Grading standards for essays and papers          Dr. Lindgren

 

An A essay is excellent in nearly all respects.  An A essay:

-is well-argued and well-organized, with a clear thesis.

-is well-developed, with content that is original, specific, interesting, appropriate, and convincing.

-has logical transitions that contribute to a fluent style of writing.

-has varied and sophisticated sentence structure.

-has few, if any, mechanical, grammatical, spelling, or diction errors.

-demonstrates command of a mature, unpretentious diction.

-uses the sources extremely well.

 

A B essay shares most characteristics of an A essay, but:

-may have some minor lapses in organization and development.

-may contain some sentence structures that are awkward or ineffective.

-may have minor mechanical, grammatical, or diction problems.

-may be less distinguished in its use of language.

-may not use the sources as well.

 

A C essay is competent, but compared to a B essay it:

-may have a weaker thesis and less effective development.

-may contain some lapses in organization.

-may have poor or awkward transitions.

-may have less varied sentence structures that tend toward monotony.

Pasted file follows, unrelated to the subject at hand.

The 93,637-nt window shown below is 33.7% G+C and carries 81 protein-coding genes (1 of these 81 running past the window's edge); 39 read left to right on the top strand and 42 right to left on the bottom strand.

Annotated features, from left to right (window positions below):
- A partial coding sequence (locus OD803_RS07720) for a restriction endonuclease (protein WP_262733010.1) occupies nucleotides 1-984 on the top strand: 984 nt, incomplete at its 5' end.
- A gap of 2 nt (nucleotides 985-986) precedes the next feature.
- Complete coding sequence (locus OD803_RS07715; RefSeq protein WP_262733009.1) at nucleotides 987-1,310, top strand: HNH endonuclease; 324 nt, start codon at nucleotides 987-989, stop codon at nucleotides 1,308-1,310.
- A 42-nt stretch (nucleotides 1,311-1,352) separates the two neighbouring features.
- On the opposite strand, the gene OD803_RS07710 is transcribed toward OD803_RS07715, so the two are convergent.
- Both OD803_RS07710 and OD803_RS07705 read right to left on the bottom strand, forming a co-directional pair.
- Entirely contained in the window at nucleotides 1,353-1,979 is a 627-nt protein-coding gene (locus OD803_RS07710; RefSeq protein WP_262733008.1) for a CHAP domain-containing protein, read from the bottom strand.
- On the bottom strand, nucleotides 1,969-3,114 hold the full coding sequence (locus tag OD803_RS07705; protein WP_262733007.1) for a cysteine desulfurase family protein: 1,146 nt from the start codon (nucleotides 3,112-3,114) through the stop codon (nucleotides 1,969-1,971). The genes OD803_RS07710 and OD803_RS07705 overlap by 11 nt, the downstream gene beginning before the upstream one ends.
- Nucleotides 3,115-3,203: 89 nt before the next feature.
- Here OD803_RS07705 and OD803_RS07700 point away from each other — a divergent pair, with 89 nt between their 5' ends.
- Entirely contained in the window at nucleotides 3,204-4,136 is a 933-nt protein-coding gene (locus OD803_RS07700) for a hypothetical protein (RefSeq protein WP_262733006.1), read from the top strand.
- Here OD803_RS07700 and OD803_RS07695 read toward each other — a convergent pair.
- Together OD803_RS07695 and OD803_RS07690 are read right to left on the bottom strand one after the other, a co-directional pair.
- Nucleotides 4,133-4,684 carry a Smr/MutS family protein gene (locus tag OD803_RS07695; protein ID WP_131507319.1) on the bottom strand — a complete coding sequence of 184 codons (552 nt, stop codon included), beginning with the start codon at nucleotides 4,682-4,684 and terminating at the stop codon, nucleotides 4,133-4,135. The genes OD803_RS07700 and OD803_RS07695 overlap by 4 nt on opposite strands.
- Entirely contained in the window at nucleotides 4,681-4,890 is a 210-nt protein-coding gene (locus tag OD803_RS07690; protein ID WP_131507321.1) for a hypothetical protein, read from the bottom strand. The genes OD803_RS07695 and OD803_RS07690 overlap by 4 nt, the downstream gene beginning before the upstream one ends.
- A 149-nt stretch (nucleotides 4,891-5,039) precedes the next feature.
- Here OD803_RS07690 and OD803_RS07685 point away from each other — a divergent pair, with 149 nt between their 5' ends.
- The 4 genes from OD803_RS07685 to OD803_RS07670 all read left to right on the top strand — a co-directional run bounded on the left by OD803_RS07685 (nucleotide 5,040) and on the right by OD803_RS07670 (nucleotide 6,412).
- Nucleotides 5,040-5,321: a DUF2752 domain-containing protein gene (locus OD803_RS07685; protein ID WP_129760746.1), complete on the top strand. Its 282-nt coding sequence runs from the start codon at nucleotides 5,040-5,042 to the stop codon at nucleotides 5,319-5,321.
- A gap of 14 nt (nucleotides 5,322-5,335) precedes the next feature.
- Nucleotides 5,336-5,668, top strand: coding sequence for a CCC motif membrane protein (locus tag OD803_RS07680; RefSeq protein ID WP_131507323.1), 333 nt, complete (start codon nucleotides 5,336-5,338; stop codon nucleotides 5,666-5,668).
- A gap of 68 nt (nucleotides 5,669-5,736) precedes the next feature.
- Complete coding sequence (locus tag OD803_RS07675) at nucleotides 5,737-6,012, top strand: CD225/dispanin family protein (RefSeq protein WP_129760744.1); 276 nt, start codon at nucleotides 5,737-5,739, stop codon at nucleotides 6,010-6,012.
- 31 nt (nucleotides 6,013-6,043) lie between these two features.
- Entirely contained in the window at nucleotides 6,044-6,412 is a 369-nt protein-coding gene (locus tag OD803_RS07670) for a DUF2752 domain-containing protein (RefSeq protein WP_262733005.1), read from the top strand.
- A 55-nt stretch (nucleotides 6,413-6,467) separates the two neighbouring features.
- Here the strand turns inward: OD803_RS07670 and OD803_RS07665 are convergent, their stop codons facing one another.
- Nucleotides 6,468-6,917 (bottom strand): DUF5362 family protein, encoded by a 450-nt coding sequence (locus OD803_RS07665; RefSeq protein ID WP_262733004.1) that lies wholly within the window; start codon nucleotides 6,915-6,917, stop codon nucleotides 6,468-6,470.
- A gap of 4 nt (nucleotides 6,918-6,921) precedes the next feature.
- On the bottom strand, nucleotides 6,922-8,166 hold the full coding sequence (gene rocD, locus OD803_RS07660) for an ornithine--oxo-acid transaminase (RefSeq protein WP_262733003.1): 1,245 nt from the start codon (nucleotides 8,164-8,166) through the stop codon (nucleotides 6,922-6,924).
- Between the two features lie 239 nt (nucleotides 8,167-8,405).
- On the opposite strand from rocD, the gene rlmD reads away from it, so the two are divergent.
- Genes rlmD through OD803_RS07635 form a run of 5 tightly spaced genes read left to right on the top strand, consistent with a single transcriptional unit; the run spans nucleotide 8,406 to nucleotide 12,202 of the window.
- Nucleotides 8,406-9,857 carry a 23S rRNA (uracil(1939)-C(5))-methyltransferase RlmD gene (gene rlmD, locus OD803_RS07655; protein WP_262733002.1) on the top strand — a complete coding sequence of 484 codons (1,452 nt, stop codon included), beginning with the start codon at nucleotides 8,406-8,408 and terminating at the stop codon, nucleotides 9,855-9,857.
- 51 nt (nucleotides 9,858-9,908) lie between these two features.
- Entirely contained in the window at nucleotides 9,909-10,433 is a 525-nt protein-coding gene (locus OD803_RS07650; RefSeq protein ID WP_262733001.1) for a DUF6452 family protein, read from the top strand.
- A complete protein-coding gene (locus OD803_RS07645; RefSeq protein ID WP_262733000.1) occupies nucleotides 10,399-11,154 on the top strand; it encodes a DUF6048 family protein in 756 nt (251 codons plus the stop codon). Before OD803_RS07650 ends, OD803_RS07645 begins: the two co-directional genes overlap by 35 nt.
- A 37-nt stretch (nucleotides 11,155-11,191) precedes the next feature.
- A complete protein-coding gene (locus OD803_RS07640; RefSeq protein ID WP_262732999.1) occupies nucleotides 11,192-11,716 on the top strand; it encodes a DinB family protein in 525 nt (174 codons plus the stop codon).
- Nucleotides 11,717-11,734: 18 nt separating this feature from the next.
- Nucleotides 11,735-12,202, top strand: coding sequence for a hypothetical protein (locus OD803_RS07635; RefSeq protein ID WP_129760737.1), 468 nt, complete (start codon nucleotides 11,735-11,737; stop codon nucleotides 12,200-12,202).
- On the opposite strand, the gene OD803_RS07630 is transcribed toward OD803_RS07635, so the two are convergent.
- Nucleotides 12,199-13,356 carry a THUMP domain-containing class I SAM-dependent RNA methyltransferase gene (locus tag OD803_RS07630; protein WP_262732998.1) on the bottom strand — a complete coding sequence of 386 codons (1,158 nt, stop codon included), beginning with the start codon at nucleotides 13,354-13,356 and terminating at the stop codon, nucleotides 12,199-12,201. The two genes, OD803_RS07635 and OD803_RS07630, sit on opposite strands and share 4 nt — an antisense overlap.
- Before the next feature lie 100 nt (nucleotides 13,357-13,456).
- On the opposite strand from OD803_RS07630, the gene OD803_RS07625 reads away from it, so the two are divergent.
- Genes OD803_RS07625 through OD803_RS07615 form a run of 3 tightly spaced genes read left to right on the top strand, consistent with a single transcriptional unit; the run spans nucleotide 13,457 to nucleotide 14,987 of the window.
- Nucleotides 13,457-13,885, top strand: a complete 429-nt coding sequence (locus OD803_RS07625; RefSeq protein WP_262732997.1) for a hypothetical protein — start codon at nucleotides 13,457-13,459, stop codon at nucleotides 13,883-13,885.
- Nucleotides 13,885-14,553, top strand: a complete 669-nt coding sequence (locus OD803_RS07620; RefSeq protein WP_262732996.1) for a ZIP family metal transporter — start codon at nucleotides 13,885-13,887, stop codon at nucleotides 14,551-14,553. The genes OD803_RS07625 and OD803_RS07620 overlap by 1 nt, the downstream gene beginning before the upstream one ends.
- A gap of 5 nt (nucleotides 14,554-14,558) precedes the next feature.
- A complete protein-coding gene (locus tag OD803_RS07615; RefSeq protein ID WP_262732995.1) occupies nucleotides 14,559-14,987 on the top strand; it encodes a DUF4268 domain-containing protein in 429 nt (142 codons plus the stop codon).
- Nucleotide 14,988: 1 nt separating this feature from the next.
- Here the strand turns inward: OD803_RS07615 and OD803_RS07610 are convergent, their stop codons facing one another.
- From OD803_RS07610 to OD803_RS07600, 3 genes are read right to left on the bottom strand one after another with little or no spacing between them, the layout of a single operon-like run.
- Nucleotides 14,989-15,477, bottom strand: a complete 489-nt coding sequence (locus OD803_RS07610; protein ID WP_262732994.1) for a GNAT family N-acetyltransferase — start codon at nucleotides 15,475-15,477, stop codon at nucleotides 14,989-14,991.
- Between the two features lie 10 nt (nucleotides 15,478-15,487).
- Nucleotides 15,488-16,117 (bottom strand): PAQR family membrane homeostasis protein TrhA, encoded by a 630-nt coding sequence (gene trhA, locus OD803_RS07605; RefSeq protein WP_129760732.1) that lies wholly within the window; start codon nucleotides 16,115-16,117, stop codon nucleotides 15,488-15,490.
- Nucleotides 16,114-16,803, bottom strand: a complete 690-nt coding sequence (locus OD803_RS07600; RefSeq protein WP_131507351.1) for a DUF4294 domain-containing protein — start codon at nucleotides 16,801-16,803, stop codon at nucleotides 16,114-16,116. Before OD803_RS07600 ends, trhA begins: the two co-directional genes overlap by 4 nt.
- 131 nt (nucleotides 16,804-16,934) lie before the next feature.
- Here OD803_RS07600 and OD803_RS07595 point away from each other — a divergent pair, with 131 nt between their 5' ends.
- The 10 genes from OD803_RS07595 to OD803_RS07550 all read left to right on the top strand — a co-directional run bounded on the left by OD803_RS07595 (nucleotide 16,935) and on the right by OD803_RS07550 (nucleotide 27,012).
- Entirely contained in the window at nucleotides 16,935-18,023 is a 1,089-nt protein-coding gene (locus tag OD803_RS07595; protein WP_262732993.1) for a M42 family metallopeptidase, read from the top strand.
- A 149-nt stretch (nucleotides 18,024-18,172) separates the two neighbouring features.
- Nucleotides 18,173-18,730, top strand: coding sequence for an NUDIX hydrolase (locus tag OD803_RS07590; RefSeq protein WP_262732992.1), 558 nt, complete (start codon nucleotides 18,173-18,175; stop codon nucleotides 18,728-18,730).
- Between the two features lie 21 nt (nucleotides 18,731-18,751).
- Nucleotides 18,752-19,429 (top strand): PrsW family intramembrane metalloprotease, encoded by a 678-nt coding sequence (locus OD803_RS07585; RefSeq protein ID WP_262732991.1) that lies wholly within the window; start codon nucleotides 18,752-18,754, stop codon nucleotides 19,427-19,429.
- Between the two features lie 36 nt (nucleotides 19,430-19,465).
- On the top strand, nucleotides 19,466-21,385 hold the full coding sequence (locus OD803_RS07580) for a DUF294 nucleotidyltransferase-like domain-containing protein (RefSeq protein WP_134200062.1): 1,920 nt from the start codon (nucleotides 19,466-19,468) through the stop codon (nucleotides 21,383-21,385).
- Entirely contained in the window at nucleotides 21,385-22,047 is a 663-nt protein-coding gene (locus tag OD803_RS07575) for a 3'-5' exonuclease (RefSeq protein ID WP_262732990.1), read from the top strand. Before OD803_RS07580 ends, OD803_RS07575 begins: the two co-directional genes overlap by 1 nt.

-may have more mechanical, grammatical, and diction problems.

-is likely to be less distinguished in its handling of the topic.

 

A D essay is likely to:

-present a thesis too vague or too obvious to be developed.

-display major organization problems.

-lack adequate support for its thesis.

-have confusing or non-existent transitions.

-have ungrammatical or poorly constructed sentences.

-demonstrate problems with spelling, punctuation, diction, or syntax that impede understanding.

-not cite sources.

-be sloppy.

 

An F essay is seriously flawed.  It is likely to:

-have no clear thesis or central topic.

-display random organization.

-lack adequate support or specific development.

-include irrelevant details.

-fail to fulfill the assignment or be unfairly brief.

-contain major or repeated errors in diction, syntax, grammar, punctuation, or spelling.

 

 

Adapted from Carol Engelhardt, Ph.D.